By Heidi Baumstark | Photos by Randy Litzinger Photography

New Eatery at Old Vint Hill Farms Station

The secret’s out. A building at the former Vint Hill Farms Station—a U.S. Army base that served as a top-secret intelligence station during World War II and beyond—has been revamped as the new Farm Station Café.

Today, the red brick cafe which was once part of the Army’s Signal Intelligence Service (SIS) reconnaissance operation is processing food not classified information. Opened in June 1942, this base intercepted military communications and decoded a crucial message that outlined Nazi German strategies, which aided the Allies in planning the D-Day invasion of June 6, 1944 in Normandy. In fact, Farm Station Café’s building was part of a Sensitive Compartmented Information Facility (SCIF), an enclosed area used to process classified information.

Founder Karen Baker of Haymarket operates under a guiding principle: to connect people to the food they eat. Her café, located at 7150 Farm Station Road in Vint Hill, is a place where families and friends gather to enjoy fresh food made with ingredients sourced from local farmers in Fauquier, Loudoun and Prince William counties.

“Real Food Simple Comfort” is the tag line for the new cafe. For almost 20 years, Baker has been serving from-scratch meals with an artful edge. Her culinary career began when she worked at renowned Ridgewell Catering in D.C. from the late 1980s into the ‘90s. In 1999, she opened A La Carte leasing kitchen space in D.C. then moved operations in 2005 to Haymarket. Then, the opportunity rose to open a separate café. “My employees really encouraged me, so here we are; I took a leap of faith,” she said.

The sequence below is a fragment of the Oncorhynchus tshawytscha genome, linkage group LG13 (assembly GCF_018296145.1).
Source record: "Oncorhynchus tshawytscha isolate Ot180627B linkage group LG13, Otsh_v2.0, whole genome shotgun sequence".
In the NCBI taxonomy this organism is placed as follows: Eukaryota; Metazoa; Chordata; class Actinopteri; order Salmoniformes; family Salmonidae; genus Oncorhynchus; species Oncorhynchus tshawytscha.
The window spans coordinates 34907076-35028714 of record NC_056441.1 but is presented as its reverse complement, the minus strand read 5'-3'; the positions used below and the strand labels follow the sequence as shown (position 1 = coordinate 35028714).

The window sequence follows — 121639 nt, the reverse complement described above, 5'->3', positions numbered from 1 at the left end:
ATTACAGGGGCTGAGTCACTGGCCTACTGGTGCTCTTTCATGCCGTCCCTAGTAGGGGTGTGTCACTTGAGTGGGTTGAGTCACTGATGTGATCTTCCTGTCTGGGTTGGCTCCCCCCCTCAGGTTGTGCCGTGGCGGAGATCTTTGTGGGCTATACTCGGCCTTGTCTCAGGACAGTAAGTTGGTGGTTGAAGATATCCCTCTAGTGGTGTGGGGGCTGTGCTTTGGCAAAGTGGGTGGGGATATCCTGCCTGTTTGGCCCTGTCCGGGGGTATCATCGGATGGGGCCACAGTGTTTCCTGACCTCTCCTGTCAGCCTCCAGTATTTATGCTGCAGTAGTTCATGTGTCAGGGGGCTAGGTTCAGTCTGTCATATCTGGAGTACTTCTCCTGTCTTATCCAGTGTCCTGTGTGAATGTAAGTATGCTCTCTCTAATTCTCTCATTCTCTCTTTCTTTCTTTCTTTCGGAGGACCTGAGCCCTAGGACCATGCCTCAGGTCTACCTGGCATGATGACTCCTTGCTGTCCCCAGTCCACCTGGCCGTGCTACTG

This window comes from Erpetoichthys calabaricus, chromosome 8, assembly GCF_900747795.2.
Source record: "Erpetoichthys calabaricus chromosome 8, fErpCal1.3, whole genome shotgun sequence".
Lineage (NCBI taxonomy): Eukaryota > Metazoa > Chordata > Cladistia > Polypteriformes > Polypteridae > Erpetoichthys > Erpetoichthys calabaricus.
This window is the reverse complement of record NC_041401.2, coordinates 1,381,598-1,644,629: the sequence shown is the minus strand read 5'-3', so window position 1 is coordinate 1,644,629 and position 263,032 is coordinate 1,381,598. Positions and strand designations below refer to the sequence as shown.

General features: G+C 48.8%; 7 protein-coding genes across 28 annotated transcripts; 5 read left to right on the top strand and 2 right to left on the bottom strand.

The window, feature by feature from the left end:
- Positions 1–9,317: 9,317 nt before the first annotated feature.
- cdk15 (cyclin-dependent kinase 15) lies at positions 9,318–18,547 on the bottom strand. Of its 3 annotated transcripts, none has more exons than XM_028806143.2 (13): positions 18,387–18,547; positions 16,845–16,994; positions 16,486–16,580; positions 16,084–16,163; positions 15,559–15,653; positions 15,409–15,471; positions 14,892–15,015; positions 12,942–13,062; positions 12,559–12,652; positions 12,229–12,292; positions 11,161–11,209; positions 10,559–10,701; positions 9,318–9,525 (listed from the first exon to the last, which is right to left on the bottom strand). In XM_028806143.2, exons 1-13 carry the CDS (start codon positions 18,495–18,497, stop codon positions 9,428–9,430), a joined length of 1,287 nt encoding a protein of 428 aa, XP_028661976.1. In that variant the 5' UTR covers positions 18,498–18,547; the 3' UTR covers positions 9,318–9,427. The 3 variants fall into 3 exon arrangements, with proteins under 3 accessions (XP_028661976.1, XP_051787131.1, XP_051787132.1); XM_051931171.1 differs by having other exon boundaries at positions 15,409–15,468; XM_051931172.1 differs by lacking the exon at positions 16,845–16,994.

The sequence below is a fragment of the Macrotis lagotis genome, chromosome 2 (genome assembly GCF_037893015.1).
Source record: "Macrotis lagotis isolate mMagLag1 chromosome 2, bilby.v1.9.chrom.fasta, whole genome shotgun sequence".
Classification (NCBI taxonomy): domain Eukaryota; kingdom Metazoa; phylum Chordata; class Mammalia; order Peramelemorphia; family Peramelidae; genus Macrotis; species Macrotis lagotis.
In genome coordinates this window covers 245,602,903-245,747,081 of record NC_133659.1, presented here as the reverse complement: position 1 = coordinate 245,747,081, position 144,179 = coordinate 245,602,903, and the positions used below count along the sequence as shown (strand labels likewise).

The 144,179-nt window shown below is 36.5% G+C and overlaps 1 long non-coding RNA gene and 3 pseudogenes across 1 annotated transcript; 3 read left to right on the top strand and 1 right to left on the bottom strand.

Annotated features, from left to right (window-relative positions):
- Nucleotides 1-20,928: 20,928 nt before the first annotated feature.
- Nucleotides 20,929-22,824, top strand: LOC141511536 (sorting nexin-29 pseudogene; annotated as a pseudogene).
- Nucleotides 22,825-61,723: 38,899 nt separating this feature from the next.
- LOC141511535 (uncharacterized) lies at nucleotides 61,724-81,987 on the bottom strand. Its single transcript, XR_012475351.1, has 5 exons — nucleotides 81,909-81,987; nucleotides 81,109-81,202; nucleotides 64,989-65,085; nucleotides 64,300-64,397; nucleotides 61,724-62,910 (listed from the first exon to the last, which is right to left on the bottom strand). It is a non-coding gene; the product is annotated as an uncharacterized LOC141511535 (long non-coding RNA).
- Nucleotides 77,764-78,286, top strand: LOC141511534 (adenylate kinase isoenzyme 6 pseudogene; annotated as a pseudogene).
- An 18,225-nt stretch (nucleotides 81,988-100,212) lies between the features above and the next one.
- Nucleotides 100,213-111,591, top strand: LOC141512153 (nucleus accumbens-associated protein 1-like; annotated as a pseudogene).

“I just found myself gravitating to this industry and I really enjoy the people aspect,” said Baker, who went to school to study art conservation and French. Having lived in France for a time, she stayed in an apartment in Paris across from Le Cordon Bleu; this French influence led her to name her first business, A La Carte. Though she traveled the world to broaden her international cuisine, it was her family who instilled in her a meal’s most important ingredient: the experience of togetherness. And that’s the sentiment she hopes to recreate.